Guest Blog

My Journey of Self-Discovery

01 Nov 2017 by Laura Riker

I went through my entire childhood and early adulthood not understanding why I wasn't like the people around me. Peers in elementary school laughed me at. Peers in high school bullied me. Colleagues largely ignored me for the past sixteen or so years. I have been able to see that for all of these years, not everyone was treated this way. People were liked, had friends, had meaningful relationships, were not bullied or abused or otherwise taken advantage of. Why wasn't life like this for me? 

Suddenly it all began to make sense.

It wasn't until my children were diagnosed as autistic that I began to take apart every awful interaction of my previous 43 years of life, or as far back as I could recall. Suddenly it all began to make sense- I was prone to bad relationships with men, I have a lot of anxiety, I struggle to start projects and even more difficulty finishing them. I cannot fathom eye contact with strangers, and barely manage it with family. I've spent a lifetime practicing how to be considered socially "acceptable," and even so I fall just outside, always managing to say one thing wrong or slightly out of place. I stim as needed, usually in the form of rocking back and forth, and I struggle to enter one entire section of Target because I can feel the sound and vibration of the HVAC system in my core.

As a child, I could hear a piece of music and then begin to play it on the piano. When I hear a new song, I am able to begin humming along with it as if I'd always known the tune. While I am horribly face-blind, I can remember loads of "stuff" that I've learned throughout my life; typically insignificant bits of information, which are sometimes helpful to a situation, if I can manage to spit them out at the right time. I am a concrete thinker to the extreme, and while I do also understand humor when it is framed as such, I take people at face value. Always.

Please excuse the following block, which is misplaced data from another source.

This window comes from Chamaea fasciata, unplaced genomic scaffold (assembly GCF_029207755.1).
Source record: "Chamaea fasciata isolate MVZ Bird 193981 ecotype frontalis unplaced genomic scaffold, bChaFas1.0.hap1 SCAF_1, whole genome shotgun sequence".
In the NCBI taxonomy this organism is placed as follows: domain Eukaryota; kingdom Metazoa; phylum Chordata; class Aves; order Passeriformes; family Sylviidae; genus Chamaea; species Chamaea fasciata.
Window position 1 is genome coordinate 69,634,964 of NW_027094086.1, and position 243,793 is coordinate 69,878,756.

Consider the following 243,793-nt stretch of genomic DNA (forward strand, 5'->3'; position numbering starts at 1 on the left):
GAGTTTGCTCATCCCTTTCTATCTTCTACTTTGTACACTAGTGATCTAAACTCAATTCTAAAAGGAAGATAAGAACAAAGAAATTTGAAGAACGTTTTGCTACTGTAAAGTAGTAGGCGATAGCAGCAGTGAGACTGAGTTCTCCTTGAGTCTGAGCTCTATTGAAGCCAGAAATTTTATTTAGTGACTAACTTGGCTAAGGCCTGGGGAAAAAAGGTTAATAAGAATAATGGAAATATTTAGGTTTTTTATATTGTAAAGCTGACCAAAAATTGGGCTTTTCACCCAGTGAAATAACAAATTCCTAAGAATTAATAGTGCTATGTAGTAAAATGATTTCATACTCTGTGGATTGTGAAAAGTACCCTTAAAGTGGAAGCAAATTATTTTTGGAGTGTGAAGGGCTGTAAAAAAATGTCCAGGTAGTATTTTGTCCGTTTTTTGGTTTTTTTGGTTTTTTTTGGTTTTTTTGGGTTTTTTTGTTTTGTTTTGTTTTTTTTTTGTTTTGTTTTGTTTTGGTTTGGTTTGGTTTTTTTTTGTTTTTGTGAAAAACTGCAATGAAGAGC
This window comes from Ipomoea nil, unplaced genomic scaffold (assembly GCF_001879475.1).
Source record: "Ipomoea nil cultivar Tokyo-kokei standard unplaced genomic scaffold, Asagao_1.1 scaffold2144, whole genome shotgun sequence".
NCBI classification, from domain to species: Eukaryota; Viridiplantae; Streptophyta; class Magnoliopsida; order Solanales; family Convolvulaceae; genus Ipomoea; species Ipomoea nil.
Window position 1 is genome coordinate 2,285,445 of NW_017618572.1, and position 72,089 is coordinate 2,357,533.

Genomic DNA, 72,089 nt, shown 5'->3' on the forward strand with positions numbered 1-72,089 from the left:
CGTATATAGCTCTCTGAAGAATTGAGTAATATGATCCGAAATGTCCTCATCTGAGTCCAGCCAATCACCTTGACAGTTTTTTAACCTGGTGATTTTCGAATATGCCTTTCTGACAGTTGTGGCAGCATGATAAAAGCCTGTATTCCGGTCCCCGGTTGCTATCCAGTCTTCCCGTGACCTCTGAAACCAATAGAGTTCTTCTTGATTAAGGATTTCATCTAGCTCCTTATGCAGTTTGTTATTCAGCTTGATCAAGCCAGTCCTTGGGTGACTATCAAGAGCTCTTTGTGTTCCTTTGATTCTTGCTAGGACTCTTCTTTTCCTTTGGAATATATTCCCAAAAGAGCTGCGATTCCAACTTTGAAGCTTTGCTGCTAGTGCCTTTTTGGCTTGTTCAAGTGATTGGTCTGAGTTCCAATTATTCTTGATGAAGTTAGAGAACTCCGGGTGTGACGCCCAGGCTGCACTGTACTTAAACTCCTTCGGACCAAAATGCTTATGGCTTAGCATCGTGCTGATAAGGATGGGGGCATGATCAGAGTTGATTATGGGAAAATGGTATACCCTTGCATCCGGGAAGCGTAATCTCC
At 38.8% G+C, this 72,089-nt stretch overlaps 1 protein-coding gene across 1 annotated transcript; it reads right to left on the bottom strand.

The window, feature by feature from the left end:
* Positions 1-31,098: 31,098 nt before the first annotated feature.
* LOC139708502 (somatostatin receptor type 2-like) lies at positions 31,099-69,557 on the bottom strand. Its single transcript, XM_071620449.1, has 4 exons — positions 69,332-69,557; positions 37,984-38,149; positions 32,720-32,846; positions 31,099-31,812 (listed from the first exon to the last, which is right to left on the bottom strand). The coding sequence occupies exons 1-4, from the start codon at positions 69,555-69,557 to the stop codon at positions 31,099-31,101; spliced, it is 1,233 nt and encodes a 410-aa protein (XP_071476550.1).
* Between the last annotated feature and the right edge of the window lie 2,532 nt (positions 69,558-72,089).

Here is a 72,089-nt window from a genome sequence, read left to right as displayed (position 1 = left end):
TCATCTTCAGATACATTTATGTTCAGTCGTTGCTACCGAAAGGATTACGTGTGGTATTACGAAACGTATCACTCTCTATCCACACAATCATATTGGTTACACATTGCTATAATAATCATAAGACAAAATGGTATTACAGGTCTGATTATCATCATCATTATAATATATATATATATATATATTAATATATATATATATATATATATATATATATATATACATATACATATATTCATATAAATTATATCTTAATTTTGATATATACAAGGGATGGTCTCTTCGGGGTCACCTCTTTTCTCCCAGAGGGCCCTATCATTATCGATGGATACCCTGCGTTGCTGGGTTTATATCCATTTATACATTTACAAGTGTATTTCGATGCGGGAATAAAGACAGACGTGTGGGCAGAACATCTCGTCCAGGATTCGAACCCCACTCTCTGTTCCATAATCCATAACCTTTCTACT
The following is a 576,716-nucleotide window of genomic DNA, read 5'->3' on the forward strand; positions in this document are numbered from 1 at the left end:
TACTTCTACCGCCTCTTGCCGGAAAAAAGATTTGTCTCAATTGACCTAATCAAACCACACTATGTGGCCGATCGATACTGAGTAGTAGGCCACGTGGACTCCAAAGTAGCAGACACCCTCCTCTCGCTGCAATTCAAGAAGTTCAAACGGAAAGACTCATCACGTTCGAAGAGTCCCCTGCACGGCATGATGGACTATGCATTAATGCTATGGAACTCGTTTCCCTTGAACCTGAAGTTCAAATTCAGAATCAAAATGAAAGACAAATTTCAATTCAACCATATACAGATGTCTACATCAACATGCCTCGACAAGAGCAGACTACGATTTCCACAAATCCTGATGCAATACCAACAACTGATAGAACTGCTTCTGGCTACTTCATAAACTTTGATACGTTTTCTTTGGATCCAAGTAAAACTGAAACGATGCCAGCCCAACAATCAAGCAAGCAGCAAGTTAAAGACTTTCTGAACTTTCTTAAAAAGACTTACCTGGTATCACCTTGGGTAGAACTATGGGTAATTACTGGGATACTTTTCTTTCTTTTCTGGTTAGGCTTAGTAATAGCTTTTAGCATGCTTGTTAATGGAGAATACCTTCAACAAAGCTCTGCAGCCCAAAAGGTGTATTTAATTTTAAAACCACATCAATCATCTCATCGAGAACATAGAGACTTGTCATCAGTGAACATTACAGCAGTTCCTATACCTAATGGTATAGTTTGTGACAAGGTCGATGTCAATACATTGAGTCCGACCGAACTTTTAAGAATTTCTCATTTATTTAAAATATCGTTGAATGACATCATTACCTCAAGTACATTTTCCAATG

I began writing about my family a couple of years ago, as a way to share our story with anyone interested. And along the way I've discovered about myself that I was always autistic and never diagnosed. I don't know if I'll ever seek out a diagnosis or if it will be enough for me personally to self-identify. All I can know for now is that after 43 years on this planet, I finally make sense to myself. Does anything else much matter?

Laura Riker

Laura Riker is a writer living in Upstate New York.  She has identified as autistic and is raising kids who are diagnosed on the autism spectrum, one of whom also has ADHD.   Mrs. Riker works for a non-profit agency supporting people with disabilities and their families, and she also manages her agency's Autism Lending Library and enjoys working directly with people with sensory needs.  Mrs. Riker writes a blog about herself and her family at